On Cauldstane Slap, Edinburgh’s Belvedere Mountain Express explore a strain of playful, nostalgic electronica overlaid with accordion and, on four of the seven songs here, the thin, clear vocals of Becky Rose Fisher. Although the foundation is electronic, the album has a rich, fuzzy, and markedly organic atmosphere: whirrs and bleeps scattered liberally throughout the mix create a sense of teeming, intermingling activity, with synth washes completing the sense of fantastical, cinematic magic.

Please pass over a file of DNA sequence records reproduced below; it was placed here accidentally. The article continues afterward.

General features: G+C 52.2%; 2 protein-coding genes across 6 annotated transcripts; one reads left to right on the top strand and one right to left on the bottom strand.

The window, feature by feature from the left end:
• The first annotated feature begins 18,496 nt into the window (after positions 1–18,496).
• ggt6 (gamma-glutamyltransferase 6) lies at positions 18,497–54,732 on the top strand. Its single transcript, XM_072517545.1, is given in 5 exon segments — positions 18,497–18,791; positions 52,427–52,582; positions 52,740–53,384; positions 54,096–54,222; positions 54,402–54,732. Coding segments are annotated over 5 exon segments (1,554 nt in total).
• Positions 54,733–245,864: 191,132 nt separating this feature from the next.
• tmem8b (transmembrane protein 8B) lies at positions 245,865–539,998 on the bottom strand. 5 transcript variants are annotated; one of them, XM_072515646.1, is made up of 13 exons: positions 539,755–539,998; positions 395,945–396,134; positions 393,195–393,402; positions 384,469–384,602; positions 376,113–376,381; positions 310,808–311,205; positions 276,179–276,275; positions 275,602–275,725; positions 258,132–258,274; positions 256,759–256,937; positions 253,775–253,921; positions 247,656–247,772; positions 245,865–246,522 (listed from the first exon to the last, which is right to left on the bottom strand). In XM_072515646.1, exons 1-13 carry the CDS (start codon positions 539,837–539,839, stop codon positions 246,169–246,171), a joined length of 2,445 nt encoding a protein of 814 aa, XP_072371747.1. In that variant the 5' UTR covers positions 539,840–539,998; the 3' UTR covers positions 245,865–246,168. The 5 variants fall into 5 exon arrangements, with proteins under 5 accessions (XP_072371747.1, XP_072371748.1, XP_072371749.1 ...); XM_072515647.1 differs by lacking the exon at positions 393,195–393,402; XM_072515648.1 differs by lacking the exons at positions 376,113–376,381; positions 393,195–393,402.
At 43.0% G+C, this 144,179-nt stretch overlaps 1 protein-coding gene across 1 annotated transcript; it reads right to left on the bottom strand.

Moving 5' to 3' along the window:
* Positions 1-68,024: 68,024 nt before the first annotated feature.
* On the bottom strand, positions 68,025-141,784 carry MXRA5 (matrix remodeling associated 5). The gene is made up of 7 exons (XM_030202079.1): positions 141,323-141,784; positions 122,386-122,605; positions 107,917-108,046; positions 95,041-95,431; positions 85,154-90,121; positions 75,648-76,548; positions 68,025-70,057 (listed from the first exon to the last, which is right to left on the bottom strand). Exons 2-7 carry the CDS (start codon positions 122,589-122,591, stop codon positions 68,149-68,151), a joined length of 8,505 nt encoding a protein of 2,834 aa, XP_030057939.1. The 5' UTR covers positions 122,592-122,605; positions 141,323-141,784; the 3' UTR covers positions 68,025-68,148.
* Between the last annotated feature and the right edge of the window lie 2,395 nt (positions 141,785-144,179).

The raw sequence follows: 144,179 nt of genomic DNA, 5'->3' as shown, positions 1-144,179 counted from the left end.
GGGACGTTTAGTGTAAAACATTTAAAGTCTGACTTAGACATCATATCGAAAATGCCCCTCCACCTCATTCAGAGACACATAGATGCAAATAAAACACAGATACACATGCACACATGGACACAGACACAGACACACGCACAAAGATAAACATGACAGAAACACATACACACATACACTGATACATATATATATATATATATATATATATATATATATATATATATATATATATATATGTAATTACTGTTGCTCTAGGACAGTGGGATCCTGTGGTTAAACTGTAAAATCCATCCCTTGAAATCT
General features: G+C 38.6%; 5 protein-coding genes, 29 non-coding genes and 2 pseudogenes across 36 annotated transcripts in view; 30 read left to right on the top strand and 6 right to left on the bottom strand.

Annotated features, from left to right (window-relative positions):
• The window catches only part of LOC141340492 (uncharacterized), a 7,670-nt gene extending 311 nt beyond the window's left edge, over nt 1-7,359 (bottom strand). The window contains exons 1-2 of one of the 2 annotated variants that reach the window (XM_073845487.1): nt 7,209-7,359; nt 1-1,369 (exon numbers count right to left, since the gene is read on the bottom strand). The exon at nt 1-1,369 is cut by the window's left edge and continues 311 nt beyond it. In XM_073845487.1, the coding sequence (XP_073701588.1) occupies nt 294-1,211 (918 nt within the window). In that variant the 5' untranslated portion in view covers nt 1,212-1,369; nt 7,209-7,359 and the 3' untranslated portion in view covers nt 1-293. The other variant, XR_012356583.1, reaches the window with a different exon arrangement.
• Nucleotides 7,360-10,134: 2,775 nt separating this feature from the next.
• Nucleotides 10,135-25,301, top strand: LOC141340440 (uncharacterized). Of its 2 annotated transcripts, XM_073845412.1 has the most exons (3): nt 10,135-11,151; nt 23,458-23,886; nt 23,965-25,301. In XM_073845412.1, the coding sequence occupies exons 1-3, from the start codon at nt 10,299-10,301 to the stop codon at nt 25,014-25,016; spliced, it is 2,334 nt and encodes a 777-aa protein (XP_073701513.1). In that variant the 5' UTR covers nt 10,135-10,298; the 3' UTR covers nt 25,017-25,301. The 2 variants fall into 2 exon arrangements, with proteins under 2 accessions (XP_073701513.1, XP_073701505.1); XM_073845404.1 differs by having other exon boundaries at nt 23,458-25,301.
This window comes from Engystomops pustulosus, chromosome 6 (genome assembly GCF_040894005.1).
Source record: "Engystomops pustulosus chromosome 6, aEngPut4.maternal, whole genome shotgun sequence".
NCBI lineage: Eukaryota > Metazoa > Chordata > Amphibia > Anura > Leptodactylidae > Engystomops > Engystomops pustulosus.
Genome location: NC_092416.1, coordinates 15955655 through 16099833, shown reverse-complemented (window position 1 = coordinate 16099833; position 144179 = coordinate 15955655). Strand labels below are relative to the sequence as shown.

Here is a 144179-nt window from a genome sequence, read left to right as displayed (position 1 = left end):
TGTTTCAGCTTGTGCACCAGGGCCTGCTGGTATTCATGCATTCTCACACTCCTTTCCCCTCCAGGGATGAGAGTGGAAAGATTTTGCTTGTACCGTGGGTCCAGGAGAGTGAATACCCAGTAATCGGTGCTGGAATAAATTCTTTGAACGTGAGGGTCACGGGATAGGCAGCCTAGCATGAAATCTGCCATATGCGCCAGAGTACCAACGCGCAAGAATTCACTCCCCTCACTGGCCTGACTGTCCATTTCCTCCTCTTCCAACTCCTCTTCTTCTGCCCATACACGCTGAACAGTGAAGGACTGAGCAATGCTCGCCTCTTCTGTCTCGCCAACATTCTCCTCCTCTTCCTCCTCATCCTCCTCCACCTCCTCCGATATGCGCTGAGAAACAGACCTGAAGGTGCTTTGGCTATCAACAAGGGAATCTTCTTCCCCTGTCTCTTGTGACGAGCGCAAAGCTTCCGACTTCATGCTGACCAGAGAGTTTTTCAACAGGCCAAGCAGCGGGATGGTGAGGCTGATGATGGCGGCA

Central member Howard Goodman has a delicate ear for sounds and samples – ticking clocks, steam-engine puffs – that bring out analogue electronica’s latent pathos and fragility. For some, the tone will grate: there is a childlike naivety and sincerity to the melodic narratives, marked by simple major-minor key shifts, that sets Cauldstane Slap even beyond Múm on the twee indie-electronica scale. Yet those very characteristics give the album a genuinely haunting, unearthly atmosphere not quite like anything else out there. [Sam Wiseman]